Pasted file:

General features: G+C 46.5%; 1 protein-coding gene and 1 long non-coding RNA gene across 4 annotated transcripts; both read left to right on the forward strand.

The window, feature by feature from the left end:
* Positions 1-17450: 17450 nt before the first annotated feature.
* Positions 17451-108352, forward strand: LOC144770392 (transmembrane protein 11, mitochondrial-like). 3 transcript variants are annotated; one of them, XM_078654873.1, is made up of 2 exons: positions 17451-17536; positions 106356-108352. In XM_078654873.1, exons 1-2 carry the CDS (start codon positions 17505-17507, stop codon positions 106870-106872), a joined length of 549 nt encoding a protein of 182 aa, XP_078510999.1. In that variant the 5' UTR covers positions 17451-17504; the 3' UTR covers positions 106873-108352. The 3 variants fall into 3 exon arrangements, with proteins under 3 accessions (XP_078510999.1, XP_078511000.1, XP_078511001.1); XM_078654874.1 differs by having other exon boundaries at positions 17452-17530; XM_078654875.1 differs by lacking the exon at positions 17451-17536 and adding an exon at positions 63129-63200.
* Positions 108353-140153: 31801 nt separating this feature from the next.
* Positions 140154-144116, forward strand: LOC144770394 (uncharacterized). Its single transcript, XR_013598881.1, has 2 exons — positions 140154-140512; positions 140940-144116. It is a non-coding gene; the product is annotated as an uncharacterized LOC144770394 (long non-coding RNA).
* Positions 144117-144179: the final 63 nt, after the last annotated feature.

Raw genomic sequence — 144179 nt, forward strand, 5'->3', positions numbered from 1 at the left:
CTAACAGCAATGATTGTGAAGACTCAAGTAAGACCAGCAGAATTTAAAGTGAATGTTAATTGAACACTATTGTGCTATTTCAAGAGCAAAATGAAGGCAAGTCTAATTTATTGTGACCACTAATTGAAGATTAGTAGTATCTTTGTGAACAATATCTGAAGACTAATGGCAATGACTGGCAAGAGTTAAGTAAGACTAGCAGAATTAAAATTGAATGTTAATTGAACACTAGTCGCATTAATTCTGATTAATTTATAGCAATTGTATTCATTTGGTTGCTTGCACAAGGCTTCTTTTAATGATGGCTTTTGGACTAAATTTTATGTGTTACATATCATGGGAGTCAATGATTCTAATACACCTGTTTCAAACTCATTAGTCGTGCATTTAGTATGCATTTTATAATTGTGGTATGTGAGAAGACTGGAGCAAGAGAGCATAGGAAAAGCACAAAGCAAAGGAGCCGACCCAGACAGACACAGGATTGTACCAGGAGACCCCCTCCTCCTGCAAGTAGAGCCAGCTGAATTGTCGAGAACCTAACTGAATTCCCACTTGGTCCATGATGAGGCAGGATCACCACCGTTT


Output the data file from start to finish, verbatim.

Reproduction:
General features: G+C 46.5%; 1 protein-coding gene and 1 long non-coding RNA gene across 4 annotated transcripts; both read left to right on the forward strand.

The window, feature by feature from the left end:
* Positions 1-17450: 17450 nt before the first annotated feature.
* Positions 17451-108352, forward strand: LOC144770392 (transmembrane protein 11, mitochondrial-like). 3 transcript variants are annotated; one of them, XM_078654873.1, is made up of 2 exons: positions 17451-17536; positions 106356-108352. In XM_078654873.1, exons 1-2 carry the CDS (start codon positions 17505-17507, stop codon positions 106870-106872), a joined length of 549 nt encoding a protein of 182 aa, XP_078510999.1. In that variant the 5' UTR covers positions 17451-17504; the 3' UTR covers positions 106873-108352. The 3 variants fall into 3 exon arrangements, with proteins under 3 accessions (XP_078510999.1, XP_078511000.1, XP_078511001.1); XM_078654874.1 differs by having other exon boundaries at positions 17452-17530; XM_078654875.1 differs by lacking the exon at positions 17451-17536 and adding an exon at positions 63129-63200.
* Positions 108353-140153: 31801 nt separating this feature from the next.
* Positions 140154-144116, forward strand: LOC144770394 (uncharacterized). Its single transcript, XR_013598881.1, has 2 exons — positions 140154-140512; positions 140940-144116. It is a non-coding gene; the product is annotated as an uncharacterized LOC144770394 (long non-coding RNA).
* Positions 144117-144179: the final 63 nt, after the last annotated feature.

Raw genomic sequence — 144179 nt, forward strand, 5'->3', positions numbered from 1 at the left:
CTAACAGCAATGATTGTGAAGACTCAAGTAAGACCAGCAGAATTTAAAGTGAATGTTAATTGAACACTATTGTGCTATTTCAAGAGCAAAATGAAGGCAAGTCTAATTTATTGTGACCACTAATTGAAGATTAGTAGTATCTTTGTGAACAATATCTGAAGACTAATGGCAATGACTGGCAAGAGTTAAGTAAGACTAGCAGAATTAAAATTGAATGTTAATTGAACACTAGTCGCATTAATTCTGATTAATTTATAGCAATTGTATTCATTTGGTTGCTTGCACAAGGCTTCTTTTAATGATGGCTTTTGGACTAAATTTTATGTGTTACATATCATGGGAGTCAATGATTCTAATACACCTGTTTCAAACTCATTAGTCGTGCATTTAGTATGCATTTTATAATTGTGGTATGTGAGAAGACTGGAGCAAGAGAGCATAGGAAAAGCACAAAGCAAAGGAGCCGACCCAGACAGACACAGGATTGTACCAGGAGACCCCCTCCTCCTGCAAGTAGAGCCAGCTGAATTGTCGAGAACCTAACTGAATTCCCACTTGGTCCATGATGAGGCAGGATCACCACCGTTT